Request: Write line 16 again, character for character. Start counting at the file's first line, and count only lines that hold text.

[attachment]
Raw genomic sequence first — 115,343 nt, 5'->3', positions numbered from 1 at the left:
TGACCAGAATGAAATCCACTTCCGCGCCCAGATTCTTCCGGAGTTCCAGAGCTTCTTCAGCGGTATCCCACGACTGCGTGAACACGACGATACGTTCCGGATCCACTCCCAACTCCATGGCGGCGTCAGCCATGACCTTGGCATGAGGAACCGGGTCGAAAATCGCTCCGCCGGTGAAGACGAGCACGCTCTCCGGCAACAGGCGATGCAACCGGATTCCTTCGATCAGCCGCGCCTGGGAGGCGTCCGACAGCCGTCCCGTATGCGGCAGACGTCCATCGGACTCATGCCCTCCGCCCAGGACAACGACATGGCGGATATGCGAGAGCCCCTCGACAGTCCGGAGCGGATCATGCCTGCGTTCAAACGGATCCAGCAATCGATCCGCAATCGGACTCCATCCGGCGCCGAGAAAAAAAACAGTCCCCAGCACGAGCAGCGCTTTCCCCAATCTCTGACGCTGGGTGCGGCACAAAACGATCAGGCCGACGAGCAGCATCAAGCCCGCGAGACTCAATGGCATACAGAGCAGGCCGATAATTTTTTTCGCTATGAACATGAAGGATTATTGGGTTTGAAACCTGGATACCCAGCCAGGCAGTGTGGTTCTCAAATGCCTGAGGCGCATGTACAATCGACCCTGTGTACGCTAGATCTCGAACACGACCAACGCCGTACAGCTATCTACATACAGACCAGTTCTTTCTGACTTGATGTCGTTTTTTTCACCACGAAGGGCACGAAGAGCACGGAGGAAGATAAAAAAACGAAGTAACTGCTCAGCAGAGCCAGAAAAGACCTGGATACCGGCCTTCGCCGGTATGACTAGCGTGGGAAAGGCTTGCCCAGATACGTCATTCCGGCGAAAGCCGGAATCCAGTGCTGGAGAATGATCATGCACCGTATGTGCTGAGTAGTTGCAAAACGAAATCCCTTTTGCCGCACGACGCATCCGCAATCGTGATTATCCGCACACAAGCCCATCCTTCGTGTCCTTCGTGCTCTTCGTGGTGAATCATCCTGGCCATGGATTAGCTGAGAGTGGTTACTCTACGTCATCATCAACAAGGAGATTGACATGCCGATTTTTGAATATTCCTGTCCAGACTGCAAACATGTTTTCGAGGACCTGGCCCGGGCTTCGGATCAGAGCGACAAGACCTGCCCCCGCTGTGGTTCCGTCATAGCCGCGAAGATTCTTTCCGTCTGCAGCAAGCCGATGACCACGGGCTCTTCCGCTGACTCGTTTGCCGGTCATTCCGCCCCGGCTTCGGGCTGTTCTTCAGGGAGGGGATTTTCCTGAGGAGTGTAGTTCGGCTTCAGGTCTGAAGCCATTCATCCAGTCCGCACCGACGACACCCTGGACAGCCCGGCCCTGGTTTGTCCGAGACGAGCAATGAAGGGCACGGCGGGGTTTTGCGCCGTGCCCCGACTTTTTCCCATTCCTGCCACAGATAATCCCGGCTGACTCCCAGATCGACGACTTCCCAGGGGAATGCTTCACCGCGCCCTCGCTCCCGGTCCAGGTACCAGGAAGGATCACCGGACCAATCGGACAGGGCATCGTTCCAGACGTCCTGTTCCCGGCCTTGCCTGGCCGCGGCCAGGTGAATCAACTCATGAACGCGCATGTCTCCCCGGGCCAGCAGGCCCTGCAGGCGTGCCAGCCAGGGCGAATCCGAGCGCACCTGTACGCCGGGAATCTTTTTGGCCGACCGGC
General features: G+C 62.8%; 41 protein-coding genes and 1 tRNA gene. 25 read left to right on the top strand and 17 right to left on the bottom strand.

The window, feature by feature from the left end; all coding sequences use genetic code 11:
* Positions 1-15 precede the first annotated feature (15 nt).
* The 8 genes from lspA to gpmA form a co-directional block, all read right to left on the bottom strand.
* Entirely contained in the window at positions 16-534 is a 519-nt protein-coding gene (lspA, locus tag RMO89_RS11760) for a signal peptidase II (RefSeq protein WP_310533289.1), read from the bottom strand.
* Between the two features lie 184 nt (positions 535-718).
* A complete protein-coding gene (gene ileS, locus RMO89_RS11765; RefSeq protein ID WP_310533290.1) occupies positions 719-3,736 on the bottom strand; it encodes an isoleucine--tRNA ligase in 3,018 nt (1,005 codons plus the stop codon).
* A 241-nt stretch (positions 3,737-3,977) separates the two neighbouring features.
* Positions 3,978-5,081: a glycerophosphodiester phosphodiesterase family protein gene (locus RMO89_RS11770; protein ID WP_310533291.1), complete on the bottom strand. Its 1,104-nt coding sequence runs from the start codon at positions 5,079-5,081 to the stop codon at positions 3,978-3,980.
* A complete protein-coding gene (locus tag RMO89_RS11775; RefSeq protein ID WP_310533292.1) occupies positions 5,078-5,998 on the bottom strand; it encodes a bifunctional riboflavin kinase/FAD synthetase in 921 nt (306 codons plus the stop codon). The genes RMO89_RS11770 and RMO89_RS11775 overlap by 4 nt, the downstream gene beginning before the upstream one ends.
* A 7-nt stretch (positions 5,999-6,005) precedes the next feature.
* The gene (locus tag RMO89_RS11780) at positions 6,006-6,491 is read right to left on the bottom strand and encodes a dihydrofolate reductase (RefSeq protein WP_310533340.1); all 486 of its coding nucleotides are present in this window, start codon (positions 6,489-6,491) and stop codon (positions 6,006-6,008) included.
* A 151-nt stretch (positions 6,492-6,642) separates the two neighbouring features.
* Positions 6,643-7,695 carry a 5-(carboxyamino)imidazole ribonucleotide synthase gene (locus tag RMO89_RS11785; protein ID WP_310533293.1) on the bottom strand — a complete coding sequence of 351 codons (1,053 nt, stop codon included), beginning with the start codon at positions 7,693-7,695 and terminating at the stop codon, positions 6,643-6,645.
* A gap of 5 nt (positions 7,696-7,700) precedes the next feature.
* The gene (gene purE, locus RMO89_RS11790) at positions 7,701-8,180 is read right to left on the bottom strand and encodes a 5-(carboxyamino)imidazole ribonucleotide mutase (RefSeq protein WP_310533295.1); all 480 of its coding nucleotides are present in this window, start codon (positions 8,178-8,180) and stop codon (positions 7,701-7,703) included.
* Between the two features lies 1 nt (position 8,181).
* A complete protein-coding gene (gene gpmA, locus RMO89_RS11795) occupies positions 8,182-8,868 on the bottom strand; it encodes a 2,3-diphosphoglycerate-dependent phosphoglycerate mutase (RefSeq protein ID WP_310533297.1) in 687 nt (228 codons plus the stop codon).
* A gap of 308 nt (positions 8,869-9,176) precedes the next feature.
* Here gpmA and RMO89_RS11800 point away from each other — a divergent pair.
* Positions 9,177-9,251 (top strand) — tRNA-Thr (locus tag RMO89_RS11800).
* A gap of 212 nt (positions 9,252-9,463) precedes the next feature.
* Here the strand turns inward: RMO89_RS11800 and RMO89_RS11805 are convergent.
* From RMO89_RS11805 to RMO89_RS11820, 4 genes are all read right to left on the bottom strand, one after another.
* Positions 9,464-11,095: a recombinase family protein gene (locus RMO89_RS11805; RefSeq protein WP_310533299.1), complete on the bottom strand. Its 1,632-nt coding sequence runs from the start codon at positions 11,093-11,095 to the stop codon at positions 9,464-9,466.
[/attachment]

* Positions 6,643-7,695 carry a 5-(carboxyamino)imidazole ribonucleotide synthase gene (locus tag RMO89_RS11785; protein ID WP_310533293.1) on the bottom strand — a complete coding sequence of 351 codons (1,053 nt, stop codon included), beginning with the start codon at positions 7,693-7,695 and terminating at the stop codon, positions 6,643-6,645.